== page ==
Original URL: http://www.theregister.co.uk/2009/01/17/obama_idea_portal_suggestions/

Internet to Obama: 'Pass the joint'

Online suggestion box goes to pot

By Austin Modine

Posted in Government, 17th January 2009 00:17 GMT

President-elect Barack Obama has promised change. And there's one change that internet-happy Americans want more than another other. In an age of crippling recession, skyrocketing unemployment, and a looming threat environmental armageddon, their primary request is this: Pass the joint, yo

Obama's Change.gov site will close down its internet suggestion box today, after a week of taking suggestions and opinions on the new administration's executive policy from the web public at large. In standard Web 2.0 fashion, users can vote up or down on existing entries — the theory being that the best schemes will rise to top.

Supposedly, the "top ideas" will be presented directly to the new Commander-in-chief in the form of a "Citizen's Briefing Book" following his inauguration on January 20.

Barring any massive last-minute changes, the tip-top idea will be best summarized by the philosopher/poet Chris Tucker in his cinematic role as Smokey: "I'm gunna get you high today, 'cause it's Friday; you ain't got no job...and you ain't got shit to do."

Here are the top-five results (for the moment):

1) With 70,520 points at time of publication, the the most popular idea by a margin of 10,300 is "Ending Marijuana Prohibition."

"I suggest that we step back and take a non-biased 'Science Based' approach to decide what should be done about the 'Utter Failure' that we call the War on (some) Drugs," the entry reads.

Of course, the Obama team has done a notable job ignoring its top entry. The staff skipped directly to commenting on the second most popular idea in their videos of Obama administration officials addressing the cream of the crop.

Which brings us to: 2) "Bullet Trains & Light Rail."

Numero dos in user popularity calls for an increase in funding for US train transportation at the federal level.

"I think that the one issue keeping many people from using trains to travel to and from other cities is that they are too slow," the submitter writes.

That — or maybe a fear of getting shot. Nancy Sutley, the chair-designee for the White House council on environment replied on YouTube that the administration will be "really excited" to look into high speed rail.

3) Closely behind train funding in votes is a call for "an end to the government sponsored abstinence education to be replaced by an introduction of age appropriate sex education."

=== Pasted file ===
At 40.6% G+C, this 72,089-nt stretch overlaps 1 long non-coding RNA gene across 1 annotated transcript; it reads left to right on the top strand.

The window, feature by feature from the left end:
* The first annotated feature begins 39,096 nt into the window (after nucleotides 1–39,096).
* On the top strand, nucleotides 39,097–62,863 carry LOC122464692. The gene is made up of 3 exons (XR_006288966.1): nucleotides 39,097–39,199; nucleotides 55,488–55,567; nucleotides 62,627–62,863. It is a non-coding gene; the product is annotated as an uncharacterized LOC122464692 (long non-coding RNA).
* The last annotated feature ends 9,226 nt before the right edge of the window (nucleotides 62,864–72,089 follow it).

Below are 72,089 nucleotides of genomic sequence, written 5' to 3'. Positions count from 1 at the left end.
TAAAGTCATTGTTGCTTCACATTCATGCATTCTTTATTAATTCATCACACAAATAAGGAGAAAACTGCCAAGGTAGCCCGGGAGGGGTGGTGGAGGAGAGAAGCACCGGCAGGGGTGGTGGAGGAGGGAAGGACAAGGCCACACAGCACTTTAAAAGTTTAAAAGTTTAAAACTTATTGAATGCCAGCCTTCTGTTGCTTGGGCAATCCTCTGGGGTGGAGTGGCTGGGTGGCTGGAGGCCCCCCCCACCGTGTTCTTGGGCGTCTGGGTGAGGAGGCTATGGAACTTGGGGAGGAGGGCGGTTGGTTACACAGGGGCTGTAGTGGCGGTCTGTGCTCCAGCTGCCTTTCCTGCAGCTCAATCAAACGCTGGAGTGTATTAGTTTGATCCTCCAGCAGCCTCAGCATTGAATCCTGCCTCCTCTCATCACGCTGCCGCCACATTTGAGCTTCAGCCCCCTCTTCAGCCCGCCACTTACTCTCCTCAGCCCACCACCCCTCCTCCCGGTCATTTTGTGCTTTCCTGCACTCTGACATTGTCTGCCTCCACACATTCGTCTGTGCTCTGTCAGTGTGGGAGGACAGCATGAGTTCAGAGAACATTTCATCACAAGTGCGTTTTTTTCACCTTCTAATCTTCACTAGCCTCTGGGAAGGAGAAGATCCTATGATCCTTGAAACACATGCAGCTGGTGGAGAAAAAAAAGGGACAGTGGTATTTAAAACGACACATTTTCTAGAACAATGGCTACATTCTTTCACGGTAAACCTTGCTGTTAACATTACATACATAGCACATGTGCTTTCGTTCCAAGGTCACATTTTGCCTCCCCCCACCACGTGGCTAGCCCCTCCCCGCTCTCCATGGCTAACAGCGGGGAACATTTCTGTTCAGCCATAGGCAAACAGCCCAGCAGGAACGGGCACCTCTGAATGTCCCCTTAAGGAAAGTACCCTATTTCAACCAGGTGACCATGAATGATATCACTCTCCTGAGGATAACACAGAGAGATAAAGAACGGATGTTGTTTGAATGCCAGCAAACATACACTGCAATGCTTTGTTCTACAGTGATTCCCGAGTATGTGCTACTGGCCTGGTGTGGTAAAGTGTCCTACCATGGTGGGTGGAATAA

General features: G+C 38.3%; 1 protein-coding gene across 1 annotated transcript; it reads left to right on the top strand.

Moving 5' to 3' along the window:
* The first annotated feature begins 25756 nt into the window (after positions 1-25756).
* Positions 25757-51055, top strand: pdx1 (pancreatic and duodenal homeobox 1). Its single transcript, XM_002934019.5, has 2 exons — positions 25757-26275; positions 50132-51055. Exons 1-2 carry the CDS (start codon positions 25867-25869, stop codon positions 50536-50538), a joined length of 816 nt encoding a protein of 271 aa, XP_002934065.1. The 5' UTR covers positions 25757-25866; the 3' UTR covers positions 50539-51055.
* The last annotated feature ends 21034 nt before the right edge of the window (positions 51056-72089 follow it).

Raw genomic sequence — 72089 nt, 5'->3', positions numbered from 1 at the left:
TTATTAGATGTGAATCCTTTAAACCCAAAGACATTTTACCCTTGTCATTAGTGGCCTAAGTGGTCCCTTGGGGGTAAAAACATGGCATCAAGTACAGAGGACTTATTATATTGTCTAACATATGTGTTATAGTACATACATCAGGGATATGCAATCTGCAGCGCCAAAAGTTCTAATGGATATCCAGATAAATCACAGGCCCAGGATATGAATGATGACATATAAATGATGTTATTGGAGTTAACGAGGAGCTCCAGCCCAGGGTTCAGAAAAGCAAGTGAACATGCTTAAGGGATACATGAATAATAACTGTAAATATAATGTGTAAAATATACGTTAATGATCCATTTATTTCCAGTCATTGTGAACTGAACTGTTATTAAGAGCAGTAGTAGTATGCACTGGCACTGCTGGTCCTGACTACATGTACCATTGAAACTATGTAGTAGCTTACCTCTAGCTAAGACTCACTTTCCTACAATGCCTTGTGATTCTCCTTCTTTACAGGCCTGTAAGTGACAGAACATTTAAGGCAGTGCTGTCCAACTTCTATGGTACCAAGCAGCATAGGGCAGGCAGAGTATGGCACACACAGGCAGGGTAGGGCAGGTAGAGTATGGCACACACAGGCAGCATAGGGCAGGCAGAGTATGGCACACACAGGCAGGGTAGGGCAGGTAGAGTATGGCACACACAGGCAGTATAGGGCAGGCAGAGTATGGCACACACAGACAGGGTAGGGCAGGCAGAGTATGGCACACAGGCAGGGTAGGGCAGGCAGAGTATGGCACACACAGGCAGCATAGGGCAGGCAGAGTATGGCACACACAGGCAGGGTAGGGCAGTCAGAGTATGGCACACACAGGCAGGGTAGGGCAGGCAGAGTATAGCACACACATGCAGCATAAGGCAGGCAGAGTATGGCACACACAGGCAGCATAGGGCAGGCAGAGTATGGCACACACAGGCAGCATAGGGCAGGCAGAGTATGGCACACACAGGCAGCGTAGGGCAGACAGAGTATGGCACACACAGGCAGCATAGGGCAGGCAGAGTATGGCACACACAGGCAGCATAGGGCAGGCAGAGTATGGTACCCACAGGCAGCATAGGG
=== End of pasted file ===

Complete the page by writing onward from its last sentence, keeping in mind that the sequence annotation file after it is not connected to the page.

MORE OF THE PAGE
"Sex WILL happen," the entry observes. "As adults our own histories have proven that. It is wrong to expect more from our children than we could for ourselves. We can, however, help them to understand the consequences and beauties of decisions they choose to make."

To be saved for a cold day in hell is 4) the request America "Commit to becoming the 'greenest' country in the world."

"If America committed itself to this creed it would solve many problems at once," the suggestion states. That includes saving the US auto industries, putting millions of people back to work, creating safe transportation, and eliminating the country's need for "foreign oil."

"Renew the American Dream and restore America's leadership and respect in the world," the submitter writes. Shine on you crazy diamond.

At the end of our top five, we hit our top 5), which takes us back to !): "Stop using federal resources to undermine states' medicinal marijuana laws."

"Our federal government is wasting scarce resources - and hurting sick people - by arresting patients and their caregivers; it should stop doing so," the policy suggestion reads.

Speaking of hurting sick people — not only does pot reform come up twice on the top five — it ranks above even a call for the closure of Guantanamo and Abu Ghraib.

So how did mob rule do? Frankly, I'm surprised the internet pulled together a policy list without demanding the establishment of a LOLcat tzar and the national anthem become a Rickroll. Still, I can't help but wonder how much the list was gamed by various internet groups.

But ultimately, it comes down to this: Will policies based on internet popularity really be destined for consideration in the Oval Office, or have the "Citizen's Briefing Book" voters just created Obama's new presidential paperweight? ®